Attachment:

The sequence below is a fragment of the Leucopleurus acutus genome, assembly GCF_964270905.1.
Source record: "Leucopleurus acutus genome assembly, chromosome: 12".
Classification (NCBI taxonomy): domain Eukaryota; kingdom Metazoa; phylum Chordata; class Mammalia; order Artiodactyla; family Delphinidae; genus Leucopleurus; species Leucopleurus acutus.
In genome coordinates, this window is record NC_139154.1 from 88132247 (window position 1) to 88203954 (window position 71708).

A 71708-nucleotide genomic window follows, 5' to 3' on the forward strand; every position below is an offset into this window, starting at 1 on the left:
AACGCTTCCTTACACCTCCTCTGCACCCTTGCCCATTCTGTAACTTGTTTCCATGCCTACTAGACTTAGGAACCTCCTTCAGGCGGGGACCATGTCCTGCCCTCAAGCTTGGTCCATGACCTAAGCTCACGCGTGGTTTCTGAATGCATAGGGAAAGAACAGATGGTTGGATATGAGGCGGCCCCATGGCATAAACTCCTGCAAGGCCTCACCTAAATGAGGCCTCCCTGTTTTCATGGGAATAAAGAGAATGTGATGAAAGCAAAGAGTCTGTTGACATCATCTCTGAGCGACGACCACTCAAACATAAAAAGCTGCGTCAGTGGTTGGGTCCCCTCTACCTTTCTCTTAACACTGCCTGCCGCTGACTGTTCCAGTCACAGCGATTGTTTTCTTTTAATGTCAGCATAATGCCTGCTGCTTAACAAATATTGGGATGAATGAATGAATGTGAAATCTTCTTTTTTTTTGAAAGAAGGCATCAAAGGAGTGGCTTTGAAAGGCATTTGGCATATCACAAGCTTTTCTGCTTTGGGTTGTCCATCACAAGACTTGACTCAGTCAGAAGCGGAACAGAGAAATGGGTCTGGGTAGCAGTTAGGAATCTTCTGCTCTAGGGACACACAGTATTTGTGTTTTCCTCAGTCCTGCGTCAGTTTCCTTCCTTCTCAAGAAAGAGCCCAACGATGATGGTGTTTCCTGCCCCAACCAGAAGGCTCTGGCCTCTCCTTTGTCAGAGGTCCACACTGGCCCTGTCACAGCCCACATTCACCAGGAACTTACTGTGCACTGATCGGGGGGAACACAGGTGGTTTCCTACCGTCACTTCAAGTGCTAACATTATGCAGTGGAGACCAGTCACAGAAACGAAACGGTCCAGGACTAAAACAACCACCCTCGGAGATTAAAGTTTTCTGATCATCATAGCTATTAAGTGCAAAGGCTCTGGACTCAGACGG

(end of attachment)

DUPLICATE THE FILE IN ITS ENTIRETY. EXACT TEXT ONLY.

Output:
The sequence below is a fragment of the Leucopleurus acutus genome, assembly GCF_964270905.1.
Source record: "Leucopleurus acutus genome assembly, chromosome: 12".
Classification (NCBI taxonomy): domain Eukaryota; kingdom Metazoa; phylum Chordata; class Mammalia; order Artiodactyla; family Delphinidae; genus Leucopleurus; species Leucopleurus acutus.
In genome coordinates, this window is record NC_139154.1 from 88132247 (window position 1) to 88203954 (window position 71708).

A 71708-nucleotide genomic window follows, 5' to 3' on the forward strand; every position below is an offset into this window, starting at 1 on the left:
AACGCTTCCTTACACCTCCTCTGCACCCTTGCCCATTCTGTAACTTGTTTCCATGCCTACTAGACTTAGGAACCTCCTTCAGGCGGGGACCATGTCCTGCCCTCAAGCTTGGTCCATGACCTAAGCTCACGCGTGGTTTCTGAATGCATAGGGAAAGAACAGATGGTTGGATATGAGGCGGCCCCATGGCATAAACTCCTGCAAGGCCTCACCTAAATGAGGCCTCCCTGTTTTCATGGGAATAAAGAGAATGTGATGAAAGCAAAGAGTCTGTTGACATCATCTCTGAGCGACGACCACTCAAACATAAAAAGCTGCGTCAGTGGTTGGGTCCCCTCTACCTTTCTCTTAACACTGCCTGCCGCTGACTGTTCCAGTCACAGCGATTGTTTTCTTTTAATGTCAGCATAATGCCTGCTGCTTAACAAATATTGGGATGAATGAATGAATGTGAAATCTTCTTTTTTTTTGAAAGAAGGCATCAAAGGAGTGGCTTTGAAAGGCATTTGGCATATCACAAGCTTTTCTGCTTTGGGTTGTCCATCACAAGACTTGACTCAGTCAGAAGCGGAACAGAGAAATGGGTCTGGGTAGCAGTTAGGAATCTTCTGCTCTAGGGACACACAGTATTTGTGTTTTCCTCAGTCCTGCGTCAGTTTCCTTCCTTCTCAAGAAAGAGCCCAACGATGATGGTGTTTCCTGCCCCAACCAGAAGGCTCTGGCCTCTCCTTTGTCAGAGGTCCACACTGGCCCTGTCACAGCCCACATTCACCAGGAACTTACTGTGCACTGATCGGGGGGAACACAGGTGGTTTCCTACCGTCACTTCAAGTGCTAACATTATGCAGTGGAGACCAGTCACAGAAACGAAACGGTCCAGGACTAAAACAACCACCCTCGGAGATTAAAGTTTTCTGATCATCATAGCTATTAAGTGCAAAGGCTCTGGACTCAGACGG